I don’t think there’s anything special about the tails.

Take a sheet of paper, and cover up the left ^{9}⁄_{10} of the high-correlation graph. That leaves the right tail of the X variable. The remaining datapoints have a much less linear shape.

But: take two sheets of paper, and cover up (say) the left ^{4}⁄_{10}, and the right ^{5}⁄_{10}. You get the same shape left over! It has nothing to do with the tail—it just has to do with compressing the range of X values.

The correlation, roughly speaking, tells you what percentage of the variation is not caused by random error. When you compress the X, you compress the “real” variation, but leave the “error” variation as is. So the correlation drops.

Suppose 100 chickens are produced. And, suppose 100% of the population becomes vegetarian. The number of chickens produced will drop to zero.

100 fewer chickens demanded; 100 fewer produced. So,

on average,between 1 and 100, the next marginal drop in chicken demand drops production by 1.Which elicits the question: what is the pattern from 100 down to 0?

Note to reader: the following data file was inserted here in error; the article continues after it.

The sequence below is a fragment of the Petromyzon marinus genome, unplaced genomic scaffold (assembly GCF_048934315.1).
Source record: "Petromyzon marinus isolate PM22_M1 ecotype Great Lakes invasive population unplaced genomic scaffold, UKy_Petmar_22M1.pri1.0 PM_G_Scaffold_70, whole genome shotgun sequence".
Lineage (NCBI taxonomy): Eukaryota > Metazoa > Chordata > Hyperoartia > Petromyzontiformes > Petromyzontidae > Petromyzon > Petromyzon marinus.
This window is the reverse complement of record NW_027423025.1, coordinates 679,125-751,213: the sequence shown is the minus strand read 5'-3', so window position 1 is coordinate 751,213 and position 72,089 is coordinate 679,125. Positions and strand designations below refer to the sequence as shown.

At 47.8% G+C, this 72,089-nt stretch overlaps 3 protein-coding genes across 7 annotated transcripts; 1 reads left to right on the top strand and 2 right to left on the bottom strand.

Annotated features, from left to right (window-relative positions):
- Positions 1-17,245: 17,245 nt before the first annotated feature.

Suppose there’s suddenly only one non-vegetarian left. At today’s price, he would demand 1 chicken. Clearly, prices will have to rise if only 1 is produced instead of 100. He might, then, demand only half a chicken at the new, higher price.

That means: an instant drop in demand from 100 to 1 chicken leads to an eventual drop in production of 99.5 chickens. That’s 99.5 fewer produced when 99 fewer are demanded.

Also, an instant drop in demand from 0.5 to 0 leads to a drop in production from 0.5 to zero.

If the function is monotonic, it must be that a drop in demand of X units must lead to an eventual drop in production of X+f(X) units, where f(X) > 0. That’s the only way the math works out.

There is a drop of X chickens produced, to match the drop in quantity demanded at price X. The extra drop of f(X) reflects the fact that even fewer chickens are demanded at the new, higher price that must result.